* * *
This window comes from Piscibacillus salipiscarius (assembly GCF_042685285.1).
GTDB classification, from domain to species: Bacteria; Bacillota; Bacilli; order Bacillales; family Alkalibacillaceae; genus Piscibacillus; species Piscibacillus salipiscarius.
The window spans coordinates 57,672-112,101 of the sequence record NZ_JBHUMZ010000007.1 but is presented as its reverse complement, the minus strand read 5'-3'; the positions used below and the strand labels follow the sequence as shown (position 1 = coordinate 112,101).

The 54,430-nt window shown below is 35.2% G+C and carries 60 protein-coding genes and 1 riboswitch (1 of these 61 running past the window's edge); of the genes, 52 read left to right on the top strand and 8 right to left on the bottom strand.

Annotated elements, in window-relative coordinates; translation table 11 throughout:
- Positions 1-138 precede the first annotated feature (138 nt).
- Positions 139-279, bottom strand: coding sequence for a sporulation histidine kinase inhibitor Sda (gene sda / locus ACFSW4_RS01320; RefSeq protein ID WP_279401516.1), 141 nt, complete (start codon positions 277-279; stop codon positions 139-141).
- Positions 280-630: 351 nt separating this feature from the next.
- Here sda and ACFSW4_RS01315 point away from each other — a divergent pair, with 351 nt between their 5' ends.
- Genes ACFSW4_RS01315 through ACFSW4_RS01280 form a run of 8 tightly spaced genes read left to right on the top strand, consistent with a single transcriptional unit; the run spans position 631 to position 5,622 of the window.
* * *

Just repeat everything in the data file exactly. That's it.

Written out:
This window comes from Piscibacillus salipiscarius (assembly GCF_042685285.1).
GTDB classification, from domain to species: Bacteria; Bacillota; Bacilli; order Bacillales; family Alkalibacillaceae; genus Piscibacillus; species Piscibacillus salipiscarius.
The window spans coordinates 57,672-112,101 of the sequence record NZ_JBHUMZ010000007.1 but is presented as its reverse complement, the minus strand read 5'-3'; the positions used below and the strand labels follow the sequence as shown (position 1 = coordinate 112,101).

The 54,430-nt window shown below is 35.2% G+C and carries 60 protein-coding genes and 1 riboswitch (1 of these 61 running past the window's edge); of the genes, 52 read left to right on the top strand and 8 right to left on the bottom strand.

Annotated elements, in window-relative coordinates; translation table 11 throughout:
- Positions 1-138 precede the first annotated feature (138 nt).
- Positions 139-279, bottom strand: coding sequence for a sporulation histidine kinase inhibitor Sda (gene sda / locus ACFSW4_RS01320; RefSeq protein ID WP_279401516.1), 141 nt, complete (start codon positions 277-279; stop codon positions 139-141).
- Positions 280-630: 351 nt separating this feature from the next.
- Here sda and ACFSW4_RS01315 point away from each other — a divergent pair, with 351 nt between their 5' ends.
- Genes ACFSW4_RS01315 through ACFSW4_RS01280 form a run of 8 tightly spaced genes read left to right on the top strand, consistent with a single transcriptional unit; the run spans position 631 to position 5,622 of the window.